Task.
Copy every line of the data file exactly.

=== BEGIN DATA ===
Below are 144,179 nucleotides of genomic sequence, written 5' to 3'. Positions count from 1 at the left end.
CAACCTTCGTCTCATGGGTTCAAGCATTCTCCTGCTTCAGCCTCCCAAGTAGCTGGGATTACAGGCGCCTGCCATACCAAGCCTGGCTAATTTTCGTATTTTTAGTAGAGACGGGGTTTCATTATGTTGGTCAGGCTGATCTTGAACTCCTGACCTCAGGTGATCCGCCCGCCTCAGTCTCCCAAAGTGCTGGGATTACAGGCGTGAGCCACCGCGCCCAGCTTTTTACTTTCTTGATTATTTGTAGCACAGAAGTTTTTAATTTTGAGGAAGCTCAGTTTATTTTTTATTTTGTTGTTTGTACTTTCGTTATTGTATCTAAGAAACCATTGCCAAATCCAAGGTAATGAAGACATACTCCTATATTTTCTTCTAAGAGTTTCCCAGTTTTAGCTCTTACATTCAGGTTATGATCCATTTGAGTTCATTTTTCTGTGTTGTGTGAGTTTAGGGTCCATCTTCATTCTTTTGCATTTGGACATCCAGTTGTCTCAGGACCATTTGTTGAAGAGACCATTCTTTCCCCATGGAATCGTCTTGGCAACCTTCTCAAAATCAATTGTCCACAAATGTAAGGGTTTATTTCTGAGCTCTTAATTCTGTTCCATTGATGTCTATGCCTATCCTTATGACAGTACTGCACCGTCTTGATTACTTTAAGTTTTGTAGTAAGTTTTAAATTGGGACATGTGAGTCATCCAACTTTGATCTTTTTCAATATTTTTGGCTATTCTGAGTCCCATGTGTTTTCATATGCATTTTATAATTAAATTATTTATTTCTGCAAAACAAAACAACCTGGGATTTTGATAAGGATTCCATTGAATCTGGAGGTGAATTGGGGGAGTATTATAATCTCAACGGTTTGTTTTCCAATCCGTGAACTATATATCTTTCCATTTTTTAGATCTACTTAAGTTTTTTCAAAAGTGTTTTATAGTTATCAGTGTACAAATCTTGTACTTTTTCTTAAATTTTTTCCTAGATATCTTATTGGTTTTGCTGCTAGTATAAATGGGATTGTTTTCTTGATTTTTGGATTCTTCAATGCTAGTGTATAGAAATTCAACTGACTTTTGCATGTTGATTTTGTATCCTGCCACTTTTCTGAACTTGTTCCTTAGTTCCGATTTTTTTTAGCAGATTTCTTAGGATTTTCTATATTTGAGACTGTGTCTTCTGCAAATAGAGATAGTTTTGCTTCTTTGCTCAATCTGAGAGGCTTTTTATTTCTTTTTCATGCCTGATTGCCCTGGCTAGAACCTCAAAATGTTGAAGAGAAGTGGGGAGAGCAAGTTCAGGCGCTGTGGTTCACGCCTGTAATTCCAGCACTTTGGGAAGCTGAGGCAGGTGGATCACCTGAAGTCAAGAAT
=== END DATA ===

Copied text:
Below are 144,179 nucleotides of genomic sequence, written 5' to 3'. Positions count from 1 at the left end.
CAACCTTCGTCTCATGGGTTCAAGCATTCTCCTGCTTCAGCCTCCCAAGTAGCTGGGATTACAGGCGCCTGCCATACCAAGCCTGGCTAATTTTCGTATTTTTAGTAGAGACGGGGTTTCATTATGTTGGTCAGGCTGATCTTGAACTCCTGACCTCAGGTGATCCGCCCGCCTCAGTCTCCCAAAGTGCTGGGATTACAGGCGTGAGCCACCGCGCCCAGCTTTTTACTTTCTTGATTATTTGTAGCACAGAAGTTTTTAATTTTGAGGAAGCTCAGTTTATTTTTTATTTTGTTGTTTGTACTTTCGTTATTGTATCTAAGAAACCATTGCCAAATCCAAGGTAATGAAGACATACTCCTATATTTTCTTCTAAGAGTTTCCCAGTTTTAGCTCTTACATTCAGGTTATGATCCATTTGAGTTCATTTTTCTGTGTTGTGTGAGTTTAGGGTCCATCTTCATTCTTTTGCATTTGGACATCCAGTTGTCTCAGGACCATTTGTTGAAGAGACCATTCTTTCCCCATGGAATCGTCTTGGCAACCTTCTCAAAATCAATTGTCCACAAATGTAAGGGTTTATTTCTGAGCTCTTAATTCTGTTCCATTGATGTCTATGCCTATCCTTATGACAGTACTGCACCGTCTTGATTACTTTAAGTTTTGTAGTAAGTTTTAAATTGGGACATGTGAGTCATCCAACTTTGATCTTTTTCAATATTTTTGGCTATTCTGAGTCCCATGTGTTTTCATATGCATTTTATAATTAAATTATTTATTTCTGCAAAACAAAACAACCTGGGATTTTGATAAGGATTCCATTGAATCTGGAGGTGAATTGGGGGAGTATTATAATCTCAACGGTTTGTTTTCCAATCCGTGAACTATATATCTTTCCATTTTTTAGATCTACTTAAGTTTTTTCAAAAGTGTTTTATAGTTATCAGTGTACAAATCTTGTACTTTTTCTTAAATTTTTTCCTAGATATCTTATTGGTTTTGCTGCTAGTATAAATGGGATTGTTTTCTTGATTTTTGGATTCTTCAATGCTAGTGTATAGAAATTCAACTGACTTTTGCATGTTGATTTTGTATCCTGCCACTTTTCTGAACTTGTTCCTTAGTTCCGATTTTTTTTAGCAGATTTCTTAGGATTTTCTATATTTGAGACTGTGTCTTCTGCAAATAGAGATAGTTTTGCTTCTTTGCTCAATCTGAGAGGCTTTTTATTTCTTTTTCATGCCTGATTGCCCTGGCTAGAACCTCAAAATGTTGAAGAGAAGTGGGGAGAGCAAGTTCAGGCGCTGTGGTTCACGCCTGTAATTCCAGCACTTTGGGAAGCTGAGGCAGGTGGATCACCTGAAGTCAAGAAT